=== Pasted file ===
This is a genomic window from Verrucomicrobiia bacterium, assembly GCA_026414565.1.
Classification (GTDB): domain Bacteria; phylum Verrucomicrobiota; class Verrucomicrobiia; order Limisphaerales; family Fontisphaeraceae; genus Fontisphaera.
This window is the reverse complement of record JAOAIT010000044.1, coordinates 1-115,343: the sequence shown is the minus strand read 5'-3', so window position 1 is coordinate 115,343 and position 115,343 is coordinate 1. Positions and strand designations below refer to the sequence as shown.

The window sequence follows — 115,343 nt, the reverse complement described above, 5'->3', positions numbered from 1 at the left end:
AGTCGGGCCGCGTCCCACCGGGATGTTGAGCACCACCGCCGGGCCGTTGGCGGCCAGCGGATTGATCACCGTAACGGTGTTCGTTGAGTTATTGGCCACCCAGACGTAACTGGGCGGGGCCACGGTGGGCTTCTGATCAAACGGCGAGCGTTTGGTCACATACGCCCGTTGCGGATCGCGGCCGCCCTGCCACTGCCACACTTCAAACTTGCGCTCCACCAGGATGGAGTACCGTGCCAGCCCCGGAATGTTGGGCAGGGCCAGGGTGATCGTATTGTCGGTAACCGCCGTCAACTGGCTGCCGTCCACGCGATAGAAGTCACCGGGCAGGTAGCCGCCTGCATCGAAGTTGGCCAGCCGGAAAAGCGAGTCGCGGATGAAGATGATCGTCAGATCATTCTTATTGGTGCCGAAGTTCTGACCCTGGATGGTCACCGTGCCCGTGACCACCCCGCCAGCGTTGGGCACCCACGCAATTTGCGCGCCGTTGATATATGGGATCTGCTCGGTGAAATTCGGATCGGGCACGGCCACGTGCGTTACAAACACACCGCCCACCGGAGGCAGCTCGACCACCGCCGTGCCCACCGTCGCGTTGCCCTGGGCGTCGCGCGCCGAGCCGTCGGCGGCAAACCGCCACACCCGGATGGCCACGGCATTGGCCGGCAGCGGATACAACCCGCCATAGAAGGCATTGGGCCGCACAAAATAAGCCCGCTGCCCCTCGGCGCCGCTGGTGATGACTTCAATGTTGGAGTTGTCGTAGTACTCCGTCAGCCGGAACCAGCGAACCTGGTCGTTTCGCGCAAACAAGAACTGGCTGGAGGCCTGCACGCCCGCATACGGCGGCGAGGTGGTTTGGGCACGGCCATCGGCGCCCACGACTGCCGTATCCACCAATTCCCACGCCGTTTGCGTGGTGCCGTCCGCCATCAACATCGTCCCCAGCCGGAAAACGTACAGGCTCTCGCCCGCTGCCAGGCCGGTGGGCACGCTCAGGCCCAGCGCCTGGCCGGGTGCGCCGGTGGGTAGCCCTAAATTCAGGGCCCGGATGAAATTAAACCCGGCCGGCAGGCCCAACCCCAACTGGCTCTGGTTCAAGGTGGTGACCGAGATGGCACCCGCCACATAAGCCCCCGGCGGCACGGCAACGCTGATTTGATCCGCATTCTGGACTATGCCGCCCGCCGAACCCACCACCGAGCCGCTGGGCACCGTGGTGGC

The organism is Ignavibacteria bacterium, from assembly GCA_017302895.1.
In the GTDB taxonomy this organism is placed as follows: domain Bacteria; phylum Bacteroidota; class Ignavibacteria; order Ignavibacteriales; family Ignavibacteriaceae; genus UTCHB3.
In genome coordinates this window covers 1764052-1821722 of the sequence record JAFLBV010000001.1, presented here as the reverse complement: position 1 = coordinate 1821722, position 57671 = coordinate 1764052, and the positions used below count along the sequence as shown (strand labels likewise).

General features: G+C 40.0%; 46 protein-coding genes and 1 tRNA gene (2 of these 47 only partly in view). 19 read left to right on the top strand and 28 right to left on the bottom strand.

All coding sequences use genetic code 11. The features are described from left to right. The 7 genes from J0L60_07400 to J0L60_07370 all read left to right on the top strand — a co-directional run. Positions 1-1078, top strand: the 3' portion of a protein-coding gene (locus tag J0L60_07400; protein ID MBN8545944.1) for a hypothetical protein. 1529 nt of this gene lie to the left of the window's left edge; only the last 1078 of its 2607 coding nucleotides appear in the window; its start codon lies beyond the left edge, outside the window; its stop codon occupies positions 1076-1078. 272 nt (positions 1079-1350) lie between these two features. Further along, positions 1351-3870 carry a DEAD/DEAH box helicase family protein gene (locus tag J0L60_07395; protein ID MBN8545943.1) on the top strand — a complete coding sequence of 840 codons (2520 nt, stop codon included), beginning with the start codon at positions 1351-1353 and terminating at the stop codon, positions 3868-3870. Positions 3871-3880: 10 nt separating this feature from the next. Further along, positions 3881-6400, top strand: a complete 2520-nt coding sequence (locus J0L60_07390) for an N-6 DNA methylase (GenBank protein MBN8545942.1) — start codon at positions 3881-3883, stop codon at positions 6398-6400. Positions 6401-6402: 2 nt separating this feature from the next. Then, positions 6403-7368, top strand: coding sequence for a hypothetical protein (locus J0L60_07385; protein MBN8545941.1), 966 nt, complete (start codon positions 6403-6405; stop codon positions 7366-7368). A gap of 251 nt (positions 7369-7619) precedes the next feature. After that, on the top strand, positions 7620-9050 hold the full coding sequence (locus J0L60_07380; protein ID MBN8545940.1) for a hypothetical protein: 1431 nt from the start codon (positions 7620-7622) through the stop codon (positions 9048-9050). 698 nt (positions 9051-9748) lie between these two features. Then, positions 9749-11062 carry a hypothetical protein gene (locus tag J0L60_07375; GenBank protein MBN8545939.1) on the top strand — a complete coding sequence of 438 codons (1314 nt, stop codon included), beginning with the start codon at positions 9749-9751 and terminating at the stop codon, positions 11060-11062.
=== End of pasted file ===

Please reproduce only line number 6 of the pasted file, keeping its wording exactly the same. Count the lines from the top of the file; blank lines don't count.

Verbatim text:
The organism is Ignavibacteria bacterium, from assembly GCA_017302895.1.